A mere 2% increase in the carbon content of the planet’s soils could offset 100% of all greenhouse gas emissions going into the atmosphere.
― Dr. Rattan Lal, Professor of Soil Science, Ohio State University
The mission of the Soils Committee is to protect and regenerate soil health through education, advocacy, and political action in order to increase soil carbon sequestration and reduce atmospheric CO2 levels.
- Soil is one of the five main carbon sinks on Earth where carbon is stored (Lal 2007).
- Plants have been pulling CO2 from our atmosphere and storing it in the soil in various forms of sugars through the process of photosynthesis for about 500,000 million years. This is called “carbon sequestration”.
- Loss of soil carbon due to poor agricultural practices and deforestation, over the last 8,000 years, significantly contributes to the rising levels of atmospheric CO2 driving climate change (Ruddiman 2003; Schwartz 2014).
- By improving soil health, we can increase soil carbon sequestration and help lower atmospheric CO2 levels to below 350 ppm, which is the upper limit considered safe for human civilization, according to NASA climate scientist James E. Hansen and others.
- Regeneration of soil and reduction in atmospheric CO2 levels can occur within decades (Lal et al. 2004; Lal 2008; Savory Institute 2015).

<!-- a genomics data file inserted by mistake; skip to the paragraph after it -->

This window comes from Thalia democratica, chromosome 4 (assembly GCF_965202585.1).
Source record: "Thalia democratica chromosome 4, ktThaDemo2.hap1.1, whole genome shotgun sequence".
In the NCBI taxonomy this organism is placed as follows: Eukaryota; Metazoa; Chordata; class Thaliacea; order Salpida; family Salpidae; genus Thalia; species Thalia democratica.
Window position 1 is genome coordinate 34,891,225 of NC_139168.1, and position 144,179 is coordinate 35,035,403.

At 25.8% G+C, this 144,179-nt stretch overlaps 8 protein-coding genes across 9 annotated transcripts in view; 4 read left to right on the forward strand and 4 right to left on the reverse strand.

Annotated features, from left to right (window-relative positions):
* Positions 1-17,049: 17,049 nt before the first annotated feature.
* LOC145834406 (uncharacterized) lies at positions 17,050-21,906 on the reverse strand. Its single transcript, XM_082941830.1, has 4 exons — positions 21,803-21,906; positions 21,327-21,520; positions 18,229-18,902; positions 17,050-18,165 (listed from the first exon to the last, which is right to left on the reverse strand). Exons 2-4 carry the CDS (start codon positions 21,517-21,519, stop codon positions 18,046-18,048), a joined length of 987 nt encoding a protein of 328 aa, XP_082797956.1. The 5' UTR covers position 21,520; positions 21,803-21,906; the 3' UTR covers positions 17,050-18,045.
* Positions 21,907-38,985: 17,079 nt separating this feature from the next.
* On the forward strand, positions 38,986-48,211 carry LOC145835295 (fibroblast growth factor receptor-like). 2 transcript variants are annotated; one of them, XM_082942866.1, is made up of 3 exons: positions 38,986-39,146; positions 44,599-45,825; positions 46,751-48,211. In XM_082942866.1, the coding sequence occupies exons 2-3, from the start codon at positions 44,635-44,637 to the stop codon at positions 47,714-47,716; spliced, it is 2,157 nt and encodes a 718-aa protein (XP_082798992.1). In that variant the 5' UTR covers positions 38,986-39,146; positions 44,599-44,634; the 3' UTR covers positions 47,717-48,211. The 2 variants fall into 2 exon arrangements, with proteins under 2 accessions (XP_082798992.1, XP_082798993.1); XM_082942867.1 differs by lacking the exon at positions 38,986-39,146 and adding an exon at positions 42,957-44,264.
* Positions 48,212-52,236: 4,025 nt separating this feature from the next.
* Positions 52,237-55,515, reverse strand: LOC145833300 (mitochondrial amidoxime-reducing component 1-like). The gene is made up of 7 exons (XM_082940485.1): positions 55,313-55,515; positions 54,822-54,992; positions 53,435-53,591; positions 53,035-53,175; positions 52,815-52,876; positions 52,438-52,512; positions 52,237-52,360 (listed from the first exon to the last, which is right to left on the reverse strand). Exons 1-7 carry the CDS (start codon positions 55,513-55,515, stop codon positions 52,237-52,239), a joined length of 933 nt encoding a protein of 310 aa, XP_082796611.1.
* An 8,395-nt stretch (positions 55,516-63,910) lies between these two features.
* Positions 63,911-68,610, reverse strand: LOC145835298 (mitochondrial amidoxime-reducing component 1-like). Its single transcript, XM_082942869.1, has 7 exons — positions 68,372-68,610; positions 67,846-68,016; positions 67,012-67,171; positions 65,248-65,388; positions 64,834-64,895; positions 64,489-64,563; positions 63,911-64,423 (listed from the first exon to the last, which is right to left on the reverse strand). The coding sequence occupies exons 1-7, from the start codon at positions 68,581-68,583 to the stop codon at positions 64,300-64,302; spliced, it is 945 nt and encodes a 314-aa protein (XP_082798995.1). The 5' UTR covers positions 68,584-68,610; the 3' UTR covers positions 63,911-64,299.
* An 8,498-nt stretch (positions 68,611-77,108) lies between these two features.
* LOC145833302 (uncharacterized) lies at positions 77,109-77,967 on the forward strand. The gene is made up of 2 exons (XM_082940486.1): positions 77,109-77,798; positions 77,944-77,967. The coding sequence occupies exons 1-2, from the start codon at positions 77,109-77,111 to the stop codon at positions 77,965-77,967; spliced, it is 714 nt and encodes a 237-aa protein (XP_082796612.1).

Improving Soil Health
- Regenerative farming practices—including use of no-till, cover crops, and compost—protect the soil from exposure and oxidation of carbon and other nutrients, evaporation of water, and soil compaction.
- Regenerative ranching practices—planned rotational grazing practices that mimic the behavior of wild ruminant animals such as buffalo (bison)—build soil health by using animal manure as fertilizer, reducing soil compaction, stimulating plant and root growth, and increasing soil’s water-holding capacity, which reduces water runoff and pollution of nearby water systems.
- Improved forestry practices—selective tree harvesting or no harvesting—protect the soil from exposure and oxidation of carbon and other nutrients, evaporation of water, and forest biodiversity.
The Good News
According to soil experts, the potential of soil carbon sequestration is equivalent to what has been lost. Restoration of grasslands alone (40% of land surface area) could lower greenhouse gas emissions to preindustrial levels within decades (by returning 10 billion tons of excess CO2 to the soil annually) (Lal et al. 2004; Lal 2008; Savory Institute 2015).
That’s good news, right?
So, let's restore life to those vast stretches of overgrazed acres and denuded soil, including possibly that in your own backyard.